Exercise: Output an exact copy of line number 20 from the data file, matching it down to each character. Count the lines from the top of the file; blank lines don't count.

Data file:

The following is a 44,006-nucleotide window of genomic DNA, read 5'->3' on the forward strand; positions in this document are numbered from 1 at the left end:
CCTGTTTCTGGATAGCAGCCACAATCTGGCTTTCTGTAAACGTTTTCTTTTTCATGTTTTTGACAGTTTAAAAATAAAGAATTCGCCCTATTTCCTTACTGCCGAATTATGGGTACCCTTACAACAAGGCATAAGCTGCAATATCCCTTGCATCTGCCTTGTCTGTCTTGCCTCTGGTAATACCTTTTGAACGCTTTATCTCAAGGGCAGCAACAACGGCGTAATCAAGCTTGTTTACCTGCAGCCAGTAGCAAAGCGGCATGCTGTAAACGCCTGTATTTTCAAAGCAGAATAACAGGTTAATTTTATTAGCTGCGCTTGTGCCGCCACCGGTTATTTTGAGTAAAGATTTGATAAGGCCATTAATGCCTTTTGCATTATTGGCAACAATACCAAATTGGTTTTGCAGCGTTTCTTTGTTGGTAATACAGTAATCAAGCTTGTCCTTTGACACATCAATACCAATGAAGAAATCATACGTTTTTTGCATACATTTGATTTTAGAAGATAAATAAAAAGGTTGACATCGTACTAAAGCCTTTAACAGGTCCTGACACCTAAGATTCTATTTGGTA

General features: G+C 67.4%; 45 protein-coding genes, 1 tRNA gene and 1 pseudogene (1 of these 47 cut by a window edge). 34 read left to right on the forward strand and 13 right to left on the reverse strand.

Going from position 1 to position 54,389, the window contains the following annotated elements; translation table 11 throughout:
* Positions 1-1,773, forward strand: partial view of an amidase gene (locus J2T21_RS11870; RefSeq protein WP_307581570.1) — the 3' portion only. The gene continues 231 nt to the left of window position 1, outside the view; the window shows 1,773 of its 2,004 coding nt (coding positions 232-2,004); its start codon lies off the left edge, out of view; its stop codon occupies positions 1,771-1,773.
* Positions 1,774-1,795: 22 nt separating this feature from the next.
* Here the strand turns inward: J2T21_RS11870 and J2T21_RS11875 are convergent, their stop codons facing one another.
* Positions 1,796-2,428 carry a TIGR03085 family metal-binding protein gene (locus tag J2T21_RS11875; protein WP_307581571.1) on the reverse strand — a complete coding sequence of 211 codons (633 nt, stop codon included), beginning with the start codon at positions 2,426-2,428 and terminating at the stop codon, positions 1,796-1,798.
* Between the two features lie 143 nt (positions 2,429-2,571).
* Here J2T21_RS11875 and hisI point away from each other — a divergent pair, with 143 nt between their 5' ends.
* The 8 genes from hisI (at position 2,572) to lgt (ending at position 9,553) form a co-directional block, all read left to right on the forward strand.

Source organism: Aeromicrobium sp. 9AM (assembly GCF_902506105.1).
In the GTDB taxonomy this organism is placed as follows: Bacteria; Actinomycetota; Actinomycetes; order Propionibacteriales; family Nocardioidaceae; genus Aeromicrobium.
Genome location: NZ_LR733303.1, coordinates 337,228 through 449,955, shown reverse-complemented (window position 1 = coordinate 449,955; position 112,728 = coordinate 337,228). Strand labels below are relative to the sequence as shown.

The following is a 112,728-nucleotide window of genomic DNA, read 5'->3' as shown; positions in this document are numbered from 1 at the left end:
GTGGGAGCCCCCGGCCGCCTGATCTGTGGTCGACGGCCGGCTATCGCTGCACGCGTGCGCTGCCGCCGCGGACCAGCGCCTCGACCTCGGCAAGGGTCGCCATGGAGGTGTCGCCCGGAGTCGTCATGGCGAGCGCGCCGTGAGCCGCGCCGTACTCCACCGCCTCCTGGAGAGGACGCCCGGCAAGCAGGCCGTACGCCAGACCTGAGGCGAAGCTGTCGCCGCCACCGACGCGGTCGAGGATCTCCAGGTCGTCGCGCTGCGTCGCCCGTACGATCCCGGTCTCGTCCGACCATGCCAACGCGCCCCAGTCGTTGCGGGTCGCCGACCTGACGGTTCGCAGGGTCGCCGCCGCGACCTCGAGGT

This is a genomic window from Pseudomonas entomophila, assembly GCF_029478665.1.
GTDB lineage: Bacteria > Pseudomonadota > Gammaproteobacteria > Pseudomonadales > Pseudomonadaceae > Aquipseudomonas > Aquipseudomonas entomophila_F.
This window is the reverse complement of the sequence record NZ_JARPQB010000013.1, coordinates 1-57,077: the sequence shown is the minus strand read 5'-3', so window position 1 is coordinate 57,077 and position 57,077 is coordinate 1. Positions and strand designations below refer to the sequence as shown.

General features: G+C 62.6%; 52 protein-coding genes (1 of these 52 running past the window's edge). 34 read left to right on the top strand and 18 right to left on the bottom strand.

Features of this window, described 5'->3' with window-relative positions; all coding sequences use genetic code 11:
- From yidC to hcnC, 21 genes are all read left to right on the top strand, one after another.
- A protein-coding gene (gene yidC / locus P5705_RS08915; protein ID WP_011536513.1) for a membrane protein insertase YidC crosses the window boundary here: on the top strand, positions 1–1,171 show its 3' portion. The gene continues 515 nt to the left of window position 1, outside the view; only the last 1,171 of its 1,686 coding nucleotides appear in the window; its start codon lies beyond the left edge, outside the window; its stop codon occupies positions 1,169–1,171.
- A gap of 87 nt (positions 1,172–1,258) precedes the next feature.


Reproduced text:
General features: G+C 62.6%; 52 protein-coding genes (1 of these 52 running past the window's edge). 34 read left to right on the top strand and 18 right to left on the bottom strand.